President Obama on Saturday restated his plan to destroy Islamic State but did not say the United States "is at war" with the Middle East terror group, creating more uncertainty what exactly is the U.S. mission.
"We're moving ahead with our strategy to degrade and ultimately destroy this terrorist organization," Obama said in his weekly radio and online address.
The president's language was almost identical to what he said Wednesday when he told the country in a prime-time TV address that the United States would launch direct air strikes in Iraq on the terror group and that he has OK’d such strikes in Syria, as part of a broader counter-terrorism effort with allies.
However, conflicting and at times seemingly evolving messages from top U.S. officials since the address has sparked concern about the president's exact goals toward destroying the Islamic State, which has made a surprising and deadly rise to power in Syria and Iraq over the past several months.
The administration appears to be trying to find the exact message to appeal to Americans concerned about the U.S. getting involved in another Middle East conflict after the Iraq War and the war in Afghanistan. A Reuters/Ipsos poll released Friday shows support for the air strikes but little backing for a years-long air campaign or sending soldiers into the region.
Roughly 64 percent of those polled online said they backed the strikes. However, support dropped to 53 percent if the strikes were to last two or three years, and only 9 percent of those surveyed backed sending American troops to fight the terror group, according to the poll.
The White House and Pentagon acknowledged Friday that the U.S. "is at war" with the Islamic State -- contradicting statements Thursday by Secretary of State John Kerry, prompting criticism from Capitol Hill Republicans about the administration appearing to downplay the conflict.
White House Press Secretary Josh Earnest and Pentagon spokesman Rear Adm. John Kirby used almost identical language when pressed by reporters about whether the expanded military operation against the terrorist group is in fact a war.
"In the same way that the United States is at war with Al Qaeda and its affiliates … the United States is at war with ISIL," Earnest said.
Kirby said: "This is not the Iraq War" from a decade ago "but make no mistake -- we know we are at war with ISIL in the same way we are at war and continue to be at war with Al Qaeda and its affiliates."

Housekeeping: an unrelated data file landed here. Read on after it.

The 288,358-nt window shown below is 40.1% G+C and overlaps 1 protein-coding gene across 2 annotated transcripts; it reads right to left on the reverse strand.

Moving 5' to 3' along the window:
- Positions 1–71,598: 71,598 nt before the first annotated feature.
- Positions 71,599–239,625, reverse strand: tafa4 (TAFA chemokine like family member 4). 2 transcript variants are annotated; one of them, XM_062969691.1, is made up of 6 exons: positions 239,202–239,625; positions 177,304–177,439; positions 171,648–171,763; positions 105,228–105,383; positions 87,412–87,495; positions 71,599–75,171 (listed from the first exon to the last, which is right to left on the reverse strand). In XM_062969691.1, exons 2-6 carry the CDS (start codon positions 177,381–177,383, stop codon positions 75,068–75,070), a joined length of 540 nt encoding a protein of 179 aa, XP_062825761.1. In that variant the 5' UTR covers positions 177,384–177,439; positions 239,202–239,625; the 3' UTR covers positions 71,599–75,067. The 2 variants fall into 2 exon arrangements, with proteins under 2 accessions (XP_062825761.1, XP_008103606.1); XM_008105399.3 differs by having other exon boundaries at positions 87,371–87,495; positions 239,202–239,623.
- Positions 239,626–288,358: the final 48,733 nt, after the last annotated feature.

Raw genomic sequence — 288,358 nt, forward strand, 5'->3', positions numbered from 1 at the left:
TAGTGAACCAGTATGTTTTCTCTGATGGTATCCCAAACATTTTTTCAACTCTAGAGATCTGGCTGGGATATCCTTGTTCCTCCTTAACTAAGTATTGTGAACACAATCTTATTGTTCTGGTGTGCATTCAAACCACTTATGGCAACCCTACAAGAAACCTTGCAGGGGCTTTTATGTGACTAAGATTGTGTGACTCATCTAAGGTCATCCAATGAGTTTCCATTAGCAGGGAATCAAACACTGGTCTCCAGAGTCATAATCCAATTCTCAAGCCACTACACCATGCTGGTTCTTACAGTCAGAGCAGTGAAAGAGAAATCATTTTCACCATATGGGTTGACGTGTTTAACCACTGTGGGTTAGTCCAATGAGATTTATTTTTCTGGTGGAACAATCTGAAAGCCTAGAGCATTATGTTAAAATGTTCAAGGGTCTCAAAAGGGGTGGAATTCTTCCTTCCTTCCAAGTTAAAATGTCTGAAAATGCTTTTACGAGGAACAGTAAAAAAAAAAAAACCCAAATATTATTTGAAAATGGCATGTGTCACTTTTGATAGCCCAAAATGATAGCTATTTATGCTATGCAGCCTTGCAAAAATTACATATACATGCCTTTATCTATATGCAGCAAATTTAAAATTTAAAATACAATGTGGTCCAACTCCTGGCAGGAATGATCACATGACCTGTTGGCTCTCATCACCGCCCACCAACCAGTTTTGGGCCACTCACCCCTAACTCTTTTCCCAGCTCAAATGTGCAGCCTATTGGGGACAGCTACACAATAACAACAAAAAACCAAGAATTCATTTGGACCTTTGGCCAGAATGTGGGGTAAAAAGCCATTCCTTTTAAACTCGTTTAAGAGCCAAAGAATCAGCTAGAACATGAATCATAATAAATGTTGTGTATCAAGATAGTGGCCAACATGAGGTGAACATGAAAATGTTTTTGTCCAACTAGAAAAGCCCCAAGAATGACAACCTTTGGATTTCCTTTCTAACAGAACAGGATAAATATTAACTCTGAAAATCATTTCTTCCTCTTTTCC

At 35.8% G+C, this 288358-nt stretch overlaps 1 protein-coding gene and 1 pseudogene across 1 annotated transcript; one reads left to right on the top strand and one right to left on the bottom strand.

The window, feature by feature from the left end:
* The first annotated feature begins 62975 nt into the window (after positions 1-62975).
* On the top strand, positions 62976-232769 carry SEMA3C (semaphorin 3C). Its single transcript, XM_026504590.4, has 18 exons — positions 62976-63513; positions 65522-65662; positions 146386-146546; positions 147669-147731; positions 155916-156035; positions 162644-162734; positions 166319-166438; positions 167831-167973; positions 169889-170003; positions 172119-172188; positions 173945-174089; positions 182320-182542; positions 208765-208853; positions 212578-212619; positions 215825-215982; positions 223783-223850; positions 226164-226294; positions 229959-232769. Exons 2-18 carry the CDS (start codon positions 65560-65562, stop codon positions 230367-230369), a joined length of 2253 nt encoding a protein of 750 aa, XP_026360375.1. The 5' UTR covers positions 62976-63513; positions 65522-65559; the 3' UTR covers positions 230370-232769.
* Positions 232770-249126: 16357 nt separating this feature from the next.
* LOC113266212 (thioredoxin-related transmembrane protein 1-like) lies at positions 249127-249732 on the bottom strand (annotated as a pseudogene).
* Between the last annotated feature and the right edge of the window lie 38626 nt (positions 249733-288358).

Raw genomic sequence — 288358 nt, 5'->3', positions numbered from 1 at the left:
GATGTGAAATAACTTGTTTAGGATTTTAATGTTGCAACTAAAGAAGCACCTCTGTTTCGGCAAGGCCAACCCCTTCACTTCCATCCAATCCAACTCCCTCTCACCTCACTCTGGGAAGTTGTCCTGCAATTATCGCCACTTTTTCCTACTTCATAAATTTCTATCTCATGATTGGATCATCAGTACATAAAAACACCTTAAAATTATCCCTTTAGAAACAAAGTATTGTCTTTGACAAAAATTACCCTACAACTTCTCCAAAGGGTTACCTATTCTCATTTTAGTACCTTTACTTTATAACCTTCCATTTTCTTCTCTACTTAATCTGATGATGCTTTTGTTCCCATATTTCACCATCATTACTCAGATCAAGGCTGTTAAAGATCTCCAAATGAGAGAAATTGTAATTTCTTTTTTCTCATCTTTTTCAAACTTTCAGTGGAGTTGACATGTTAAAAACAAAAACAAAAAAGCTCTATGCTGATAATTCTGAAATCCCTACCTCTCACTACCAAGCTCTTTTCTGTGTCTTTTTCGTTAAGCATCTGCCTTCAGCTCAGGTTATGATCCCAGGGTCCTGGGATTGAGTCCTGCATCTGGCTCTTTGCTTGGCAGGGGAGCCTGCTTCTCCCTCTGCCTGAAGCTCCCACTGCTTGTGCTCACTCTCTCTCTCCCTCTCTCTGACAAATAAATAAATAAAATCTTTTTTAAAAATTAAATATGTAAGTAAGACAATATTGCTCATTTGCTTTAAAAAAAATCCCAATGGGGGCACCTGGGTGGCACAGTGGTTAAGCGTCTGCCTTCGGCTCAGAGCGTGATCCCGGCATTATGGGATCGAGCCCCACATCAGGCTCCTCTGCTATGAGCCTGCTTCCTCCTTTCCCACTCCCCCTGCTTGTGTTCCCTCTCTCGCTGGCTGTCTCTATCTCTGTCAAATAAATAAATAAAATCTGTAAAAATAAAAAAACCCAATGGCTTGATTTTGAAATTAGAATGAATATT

On Thursday, Kerry described the military effort as "very significant" and a "major counter-terrorism operation," but said "war is the wrong terminology."
In addition, State Department spokeswoman Marie Harf said she would not refer to U.S. efforts as part of the "war on terrorism."
Arizona GOP Sen. John McCain and other lawmakers suggested Kerry’s comments did not square with Obama’s stated goal of defeating the growing terror network.
"Then what was the president talking about [Wednesday] night?" McCain said Thursday.
Senior State Department officials told Fox News on Friday that Kerry's comments were consistent with what other senior U.S. officials were saying at the time and made clear that the secretary remains on the same page as the rest of the administration.
"This was a deliberate, administration-wide adjustment in language," a senior State Department official said, "which Secretary Kerry would have also used today had he been asked."
House Homeland Security Committee Chairman Michael McCaul, R-Texas, said Friday that the semantics over what to call the operation “weakens the mission.”
Obama said Saturday: “The best way to defeat a group like ISIL isn’t by sending large numbers of American combat forces to wage a ground war in the heart of the Middle East. That wouldn’t serve our interests. In fact, it would only risk fueling extremism even more.”